CAMANO ISLAND — There are Bible verses written in black ink under the drywall and on the concrete of the unfinished floor.
The Camano Chapel’s effort to build Saratoga Hall, a new Christian education building for children and adults, stretches back more than a decade. Planners say faith is what kept the project going. Now the building is nearing completion and that faith has been written into the frame.
Camano Chapel, on Southwest Camano Drive, was founded nearly 70 years ago by a man who lived in Seattle but had a cabin on the island. He wanted to “build a church in the wildwood,” church administrator Jon Rice said.
Famous evangelist Billy Graham was in the area and agreed to dedicate the chapel in 1951. Black and white photographs show hundreds of cars and thousands of people there.
The church has added to its campus and congregation over the years. Saratoga Hall is the latest addition. About 13 years ago, the church started working on permits for the two-story, 24,600-square-foot building. It took five years and the permits were finished at the start of the recession, Rice said.
Church leaders had committed to building the hall without taking on debt, relying instead on donations. They broke ground in November 2008. A drop in lumber prices allowed the church to put up the walls and roof right away and make the building weather-tight.
A team has been working to finish the project as donations come in. Several workers died of cancer shortly after construction began, and the recession meant everyone was tightening their belts, Rice said. Progress continued slowly. The final steps of finishing bathrooms, floors and doors remain.
Classes and programs currently share space in other church buildings. There are gatherings for young mothers, multiple Bible studies, evening activities, a food and clothing bank, and preschool classes, among other events. Most programs don’t have a dedicated space because there aren’t enough rooms.
The new building would give groups their own areas and keep related activities closer together, said Teresa VanSant, children’s ministry director. The bottom floor is for infants through fifth grade, and the upper floor is for adults.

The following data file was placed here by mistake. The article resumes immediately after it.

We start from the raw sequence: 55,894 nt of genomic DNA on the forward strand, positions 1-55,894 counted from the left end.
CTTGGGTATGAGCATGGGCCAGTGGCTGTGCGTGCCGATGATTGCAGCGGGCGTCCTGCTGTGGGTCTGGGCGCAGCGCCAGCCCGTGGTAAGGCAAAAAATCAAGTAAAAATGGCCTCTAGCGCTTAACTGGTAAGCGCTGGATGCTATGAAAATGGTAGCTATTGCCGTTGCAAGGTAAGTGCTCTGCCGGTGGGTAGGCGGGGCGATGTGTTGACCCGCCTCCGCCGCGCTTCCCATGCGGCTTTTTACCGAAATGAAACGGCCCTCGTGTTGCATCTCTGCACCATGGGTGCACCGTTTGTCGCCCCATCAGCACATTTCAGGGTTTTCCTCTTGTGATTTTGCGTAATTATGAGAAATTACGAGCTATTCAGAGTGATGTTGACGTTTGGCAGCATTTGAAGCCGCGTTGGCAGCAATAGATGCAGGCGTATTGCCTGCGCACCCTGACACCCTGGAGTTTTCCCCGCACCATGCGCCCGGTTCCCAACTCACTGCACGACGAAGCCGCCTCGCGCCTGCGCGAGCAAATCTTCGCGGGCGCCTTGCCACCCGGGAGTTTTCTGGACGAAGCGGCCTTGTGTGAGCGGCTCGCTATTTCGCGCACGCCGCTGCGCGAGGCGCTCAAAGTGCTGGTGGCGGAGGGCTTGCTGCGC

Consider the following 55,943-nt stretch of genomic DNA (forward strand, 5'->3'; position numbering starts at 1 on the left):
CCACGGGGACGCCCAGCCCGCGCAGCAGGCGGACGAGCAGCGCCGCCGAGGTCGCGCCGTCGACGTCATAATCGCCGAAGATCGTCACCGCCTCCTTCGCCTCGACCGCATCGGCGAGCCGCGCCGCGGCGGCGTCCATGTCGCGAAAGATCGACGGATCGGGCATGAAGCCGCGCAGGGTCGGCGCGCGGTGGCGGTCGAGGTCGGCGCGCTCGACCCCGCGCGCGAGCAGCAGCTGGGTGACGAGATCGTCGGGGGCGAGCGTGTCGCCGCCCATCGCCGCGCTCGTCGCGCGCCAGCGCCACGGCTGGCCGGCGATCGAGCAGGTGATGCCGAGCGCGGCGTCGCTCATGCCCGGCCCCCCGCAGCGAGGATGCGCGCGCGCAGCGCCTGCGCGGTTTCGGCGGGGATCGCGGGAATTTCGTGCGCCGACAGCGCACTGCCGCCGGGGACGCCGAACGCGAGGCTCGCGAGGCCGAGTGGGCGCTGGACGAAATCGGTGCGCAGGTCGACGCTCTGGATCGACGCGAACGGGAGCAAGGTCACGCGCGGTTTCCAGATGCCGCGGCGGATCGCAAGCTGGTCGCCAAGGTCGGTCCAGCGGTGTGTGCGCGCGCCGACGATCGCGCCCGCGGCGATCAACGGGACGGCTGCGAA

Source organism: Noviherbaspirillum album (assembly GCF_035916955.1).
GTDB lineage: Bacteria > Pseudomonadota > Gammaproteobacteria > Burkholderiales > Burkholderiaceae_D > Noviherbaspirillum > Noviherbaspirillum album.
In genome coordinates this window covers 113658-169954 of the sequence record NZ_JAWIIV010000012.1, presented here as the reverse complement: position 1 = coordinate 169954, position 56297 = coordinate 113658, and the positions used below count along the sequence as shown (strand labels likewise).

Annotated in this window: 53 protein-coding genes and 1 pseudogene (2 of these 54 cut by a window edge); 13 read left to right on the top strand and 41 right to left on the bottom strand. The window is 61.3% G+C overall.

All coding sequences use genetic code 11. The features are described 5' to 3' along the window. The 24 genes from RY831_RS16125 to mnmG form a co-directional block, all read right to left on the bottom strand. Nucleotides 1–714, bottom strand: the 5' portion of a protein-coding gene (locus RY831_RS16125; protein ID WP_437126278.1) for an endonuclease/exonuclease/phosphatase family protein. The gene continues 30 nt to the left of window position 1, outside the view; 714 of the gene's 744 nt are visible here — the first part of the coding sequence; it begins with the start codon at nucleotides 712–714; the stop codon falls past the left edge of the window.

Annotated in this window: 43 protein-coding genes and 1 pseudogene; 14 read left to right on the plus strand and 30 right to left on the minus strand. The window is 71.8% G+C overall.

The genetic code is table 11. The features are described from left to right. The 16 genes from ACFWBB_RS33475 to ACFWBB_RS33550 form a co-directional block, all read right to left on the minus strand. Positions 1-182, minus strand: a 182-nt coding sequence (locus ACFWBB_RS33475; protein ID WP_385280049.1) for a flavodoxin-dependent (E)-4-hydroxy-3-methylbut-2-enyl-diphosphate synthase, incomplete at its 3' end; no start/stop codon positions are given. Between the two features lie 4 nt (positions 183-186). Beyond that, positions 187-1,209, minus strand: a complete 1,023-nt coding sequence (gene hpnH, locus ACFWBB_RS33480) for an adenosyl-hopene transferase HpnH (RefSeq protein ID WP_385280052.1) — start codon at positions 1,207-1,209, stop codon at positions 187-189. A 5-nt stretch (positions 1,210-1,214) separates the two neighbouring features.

The chapel has seen an increase in attendance and in the number of young families. There are usually about 800 people at Sunday services. VanSant said she has seen the number of children in some programs double over the last two years.
Seemingly little features in the new building should make a big difference, she said. There are restrooms attached to the classrooms for young children so teachers won’t have to walk them down the hallway. There are sinks in each room to clean up after crafts, snacks or spills.
The church has preschool and pre-kindergarten classes during the week and Sunday school programs during and after church services. Evening programs include “Kaboom,” with music, games and crafts for young children, and “Centershot,” an archery program for third- through fifth-graders.
Having dedicated classrooms means they can be set up for age groups, VanSant said.
“It’ll be the kids’ area and they can really see that and feel that,” she said.
Moving classes and activities into the new building also should free up room for the food and clothing bank so volunteers don’t have to set up and tear down each week.
The church has raised about $4.3 million for Saratoga Hall, Rice said. He estimates $200,000 more is needed. The building could open as soon as September.
Yvonne Laun has been going to Camano Chapel for more than 30 years. Her children grew up there and now her grandchildren attend. She’s excited for the new building.
“It’s going to be great,” she said during a busy Tuesday morning at the church, when a mothers group and preschool classes had adults and children bustling about. “It’s especially great for programs like these.”
People may contact Jon Rice at 360-387-7202 or info@camano chapel.org for more information about the project, the church or donations.
Kari Bray: 425-339-3439; firstname.lastname@example.org.